Here, we carry out a systematic investigation on MBE growth of GaAs/GaSb NW heterostructures. It is found that despite of the variation of V/III ratios, GaSb always forms a shell layer instead of an axial NW segment on GaAs NWs. Meanwhile, a top bulgy nanoplate of pure GaSb also often appears in as-grown GaAs/GaSb core-shell NWs. A detailed structural characterization indicates that both GaAs core and GaSb shell NWs possess a WZ crystal structure, but a pure ZB phase forms for pure GaSb bulgy nanoplate. The growth mechanism of GaAs/GaSb core-shell NWs has been clarified at last.


A Riber 32 R@D MBE system (Paris, France) was used to grow GaAs/GaSb NW heterostructures on the GaAs (111)B substrates with Au catalysts. First, a pretreatment procedure including degassing and deoxidization was executed for all epi-ready GaAs substrates, in order to remove any possible contaminant on the substrates. Then, a GaAs buffer layer was grown for all samples under a temperature of 550°C for 15 min. Later, all substrates underwent an Au deposition and annealing step, so as to form isolated Au nanoparticles. Next, NW growth began. For all samples, GaAs NWs were first grown for 15 min, and then GaSb growth followed. The same growth condition was employed to grow GaAs NWs. Namely, growth temperature, Ga beam equivalent pressure (BEP), and As BEP were set at 380°C, 2.6 × 10−7 Torr, and 4.0 × 10−6 Torr, respectively. Then, GaSb NWs were grown under four different V/III ratios, while keeping the growth temperature and Ga flux as constants. Specifically, GaSb growth temperature was also set at 380°C, Ga BEP was 2.0 × 10−7 Torr, and V/III BEP ratio was set at 0.8, 1.3, 2.1, and 6.5, respectively. The growth switch between GaAs and GaSb NW was conducted by directly turning on the Sb source and shutting down the As source simultaneously. Once NW growth ended, both Ga source and Sb source shutters were closed immediately.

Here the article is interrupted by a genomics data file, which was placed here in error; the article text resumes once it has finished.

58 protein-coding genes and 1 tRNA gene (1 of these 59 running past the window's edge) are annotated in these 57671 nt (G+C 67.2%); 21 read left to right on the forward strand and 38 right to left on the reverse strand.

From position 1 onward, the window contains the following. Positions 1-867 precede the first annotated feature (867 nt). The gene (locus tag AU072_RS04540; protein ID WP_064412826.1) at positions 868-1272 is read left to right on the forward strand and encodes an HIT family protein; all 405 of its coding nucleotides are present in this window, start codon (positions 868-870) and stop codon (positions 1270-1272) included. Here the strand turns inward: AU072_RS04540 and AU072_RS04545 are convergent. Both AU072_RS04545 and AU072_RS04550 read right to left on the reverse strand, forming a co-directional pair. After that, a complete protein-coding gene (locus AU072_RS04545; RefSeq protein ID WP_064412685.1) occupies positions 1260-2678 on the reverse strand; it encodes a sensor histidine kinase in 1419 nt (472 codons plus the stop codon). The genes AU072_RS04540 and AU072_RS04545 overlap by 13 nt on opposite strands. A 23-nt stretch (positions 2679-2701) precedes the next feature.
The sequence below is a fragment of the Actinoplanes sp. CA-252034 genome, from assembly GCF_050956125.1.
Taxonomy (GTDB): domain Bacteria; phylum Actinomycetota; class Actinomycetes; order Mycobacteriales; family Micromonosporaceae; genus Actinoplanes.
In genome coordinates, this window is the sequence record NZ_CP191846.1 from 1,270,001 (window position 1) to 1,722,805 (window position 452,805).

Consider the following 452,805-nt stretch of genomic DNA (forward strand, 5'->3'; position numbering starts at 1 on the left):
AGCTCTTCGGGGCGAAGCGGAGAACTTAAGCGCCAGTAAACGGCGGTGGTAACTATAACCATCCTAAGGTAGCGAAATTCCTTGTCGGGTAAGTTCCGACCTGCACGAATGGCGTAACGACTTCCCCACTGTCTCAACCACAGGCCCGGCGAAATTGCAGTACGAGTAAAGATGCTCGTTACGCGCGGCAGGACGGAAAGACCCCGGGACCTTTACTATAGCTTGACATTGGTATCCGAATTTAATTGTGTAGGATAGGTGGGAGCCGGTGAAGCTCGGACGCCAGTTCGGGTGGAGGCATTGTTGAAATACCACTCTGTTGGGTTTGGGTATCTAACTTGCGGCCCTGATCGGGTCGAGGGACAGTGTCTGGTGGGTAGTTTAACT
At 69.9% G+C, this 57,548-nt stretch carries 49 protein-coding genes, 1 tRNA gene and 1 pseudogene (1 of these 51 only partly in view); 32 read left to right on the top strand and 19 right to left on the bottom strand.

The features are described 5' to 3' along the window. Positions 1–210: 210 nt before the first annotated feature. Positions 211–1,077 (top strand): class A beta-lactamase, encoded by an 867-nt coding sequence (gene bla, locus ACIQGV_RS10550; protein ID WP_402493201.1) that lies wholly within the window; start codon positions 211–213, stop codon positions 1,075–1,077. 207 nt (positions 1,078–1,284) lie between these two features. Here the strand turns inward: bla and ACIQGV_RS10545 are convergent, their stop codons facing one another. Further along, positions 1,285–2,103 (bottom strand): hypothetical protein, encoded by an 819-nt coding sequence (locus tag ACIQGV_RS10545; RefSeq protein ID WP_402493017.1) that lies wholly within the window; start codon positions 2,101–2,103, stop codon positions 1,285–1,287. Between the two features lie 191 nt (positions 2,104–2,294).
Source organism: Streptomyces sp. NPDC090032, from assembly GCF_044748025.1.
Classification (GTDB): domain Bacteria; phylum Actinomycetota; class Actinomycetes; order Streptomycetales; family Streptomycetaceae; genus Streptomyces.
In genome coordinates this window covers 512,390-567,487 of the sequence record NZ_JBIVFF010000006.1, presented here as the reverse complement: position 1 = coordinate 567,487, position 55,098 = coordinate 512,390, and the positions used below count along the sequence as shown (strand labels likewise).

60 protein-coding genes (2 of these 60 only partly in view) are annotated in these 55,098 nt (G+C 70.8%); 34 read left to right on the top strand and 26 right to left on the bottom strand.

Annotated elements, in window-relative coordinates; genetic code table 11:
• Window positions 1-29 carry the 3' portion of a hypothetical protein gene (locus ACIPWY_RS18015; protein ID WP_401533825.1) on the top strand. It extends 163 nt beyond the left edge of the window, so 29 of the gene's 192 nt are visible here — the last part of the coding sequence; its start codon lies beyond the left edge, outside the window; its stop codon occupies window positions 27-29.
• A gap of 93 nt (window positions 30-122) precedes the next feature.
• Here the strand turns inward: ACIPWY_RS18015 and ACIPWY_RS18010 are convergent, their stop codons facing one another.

Detailed morphological and structural characterizations were performed on as-grown GaAs/GaSb heterostructure NWs through scanning electron microscopy (SEM; JEOL 7800 F, JEOL Ltd., Akishima, Tokyo, Japan) and transmission electron microscopy (TEM; Phillips Tecnai F20, Hillsboro, OR, USA, operated at 200 kV).